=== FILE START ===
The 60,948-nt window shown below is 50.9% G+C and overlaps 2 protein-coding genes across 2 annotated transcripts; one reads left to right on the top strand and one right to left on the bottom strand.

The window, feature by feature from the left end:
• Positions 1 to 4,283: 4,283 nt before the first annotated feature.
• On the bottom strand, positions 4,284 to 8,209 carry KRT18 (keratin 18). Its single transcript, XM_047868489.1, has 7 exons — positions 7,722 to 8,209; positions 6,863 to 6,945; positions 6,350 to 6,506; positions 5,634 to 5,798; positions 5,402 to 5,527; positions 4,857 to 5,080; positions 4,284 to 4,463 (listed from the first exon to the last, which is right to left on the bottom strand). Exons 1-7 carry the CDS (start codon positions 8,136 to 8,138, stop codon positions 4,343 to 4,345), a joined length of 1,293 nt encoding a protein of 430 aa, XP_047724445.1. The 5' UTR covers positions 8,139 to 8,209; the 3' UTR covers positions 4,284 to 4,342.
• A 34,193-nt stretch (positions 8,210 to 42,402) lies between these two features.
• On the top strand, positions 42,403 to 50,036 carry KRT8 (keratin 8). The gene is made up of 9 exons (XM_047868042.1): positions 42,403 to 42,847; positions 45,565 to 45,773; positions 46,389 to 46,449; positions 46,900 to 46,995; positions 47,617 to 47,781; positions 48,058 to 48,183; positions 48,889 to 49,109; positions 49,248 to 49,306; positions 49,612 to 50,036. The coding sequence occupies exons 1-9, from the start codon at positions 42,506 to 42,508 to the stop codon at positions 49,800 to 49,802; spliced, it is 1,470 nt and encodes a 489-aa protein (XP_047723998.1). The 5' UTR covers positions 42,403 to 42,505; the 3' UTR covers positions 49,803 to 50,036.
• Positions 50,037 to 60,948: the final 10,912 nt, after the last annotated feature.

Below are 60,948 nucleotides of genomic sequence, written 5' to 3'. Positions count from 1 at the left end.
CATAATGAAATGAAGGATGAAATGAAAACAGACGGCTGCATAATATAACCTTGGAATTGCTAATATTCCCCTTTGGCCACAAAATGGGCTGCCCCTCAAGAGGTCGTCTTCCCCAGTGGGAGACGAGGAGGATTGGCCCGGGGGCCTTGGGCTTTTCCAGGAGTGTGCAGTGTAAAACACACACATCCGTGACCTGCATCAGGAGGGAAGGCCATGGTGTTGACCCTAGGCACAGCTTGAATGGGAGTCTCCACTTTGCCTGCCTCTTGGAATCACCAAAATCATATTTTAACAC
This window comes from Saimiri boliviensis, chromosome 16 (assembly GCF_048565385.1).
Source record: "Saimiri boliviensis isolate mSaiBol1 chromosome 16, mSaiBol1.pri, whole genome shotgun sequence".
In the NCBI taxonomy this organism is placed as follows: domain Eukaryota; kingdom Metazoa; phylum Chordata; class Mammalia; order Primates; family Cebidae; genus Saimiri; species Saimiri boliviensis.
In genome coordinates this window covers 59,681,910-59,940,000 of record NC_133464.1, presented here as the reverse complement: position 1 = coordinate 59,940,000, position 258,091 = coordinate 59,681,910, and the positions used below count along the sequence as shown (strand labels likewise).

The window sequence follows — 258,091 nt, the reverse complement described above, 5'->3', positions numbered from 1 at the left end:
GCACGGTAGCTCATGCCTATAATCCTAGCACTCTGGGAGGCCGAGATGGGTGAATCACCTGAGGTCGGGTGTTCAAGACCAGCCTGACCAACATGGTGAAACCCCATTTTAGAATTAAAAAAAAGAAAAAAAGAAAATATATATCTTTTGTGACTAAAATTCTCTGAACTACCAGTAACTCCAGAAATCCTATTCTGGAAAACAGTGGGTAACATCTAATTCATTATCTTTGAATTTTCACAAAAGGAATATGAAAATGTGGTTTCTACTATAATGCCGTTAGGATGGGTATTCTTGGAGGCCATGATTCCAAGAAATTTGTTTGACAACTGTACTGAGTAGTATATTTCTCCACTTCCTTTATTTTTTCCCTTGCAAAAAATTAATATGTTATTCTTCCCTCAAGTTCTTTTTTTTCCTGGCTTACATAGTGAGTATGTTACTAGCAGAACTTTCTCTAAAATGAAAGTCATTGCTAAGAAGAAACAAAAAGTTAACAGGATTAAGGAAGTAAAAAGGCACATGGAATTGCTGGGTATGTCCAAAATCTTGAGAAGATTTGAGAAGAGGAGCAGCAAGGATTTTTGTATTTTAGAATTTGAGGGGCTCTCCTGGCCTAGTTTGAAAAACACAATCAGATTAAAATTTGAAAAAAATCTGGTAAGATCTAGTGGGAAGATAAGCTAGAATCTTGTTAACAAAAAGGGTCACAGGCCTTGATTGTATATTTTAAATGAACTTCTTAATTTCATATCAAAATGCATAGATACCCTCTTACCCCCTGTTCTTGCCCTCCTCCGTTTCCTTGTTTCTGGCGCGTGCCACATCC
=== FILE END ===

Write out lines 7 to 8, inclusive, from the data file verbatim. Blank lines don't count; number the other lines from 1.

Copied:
• Positions 50,037 to 60,948: the final 10,912 nt, after the last annotated feature.

Below are 60,948 nucleotides of genomic sequence, written 5' to 3'. Positions count from 1 at the left end.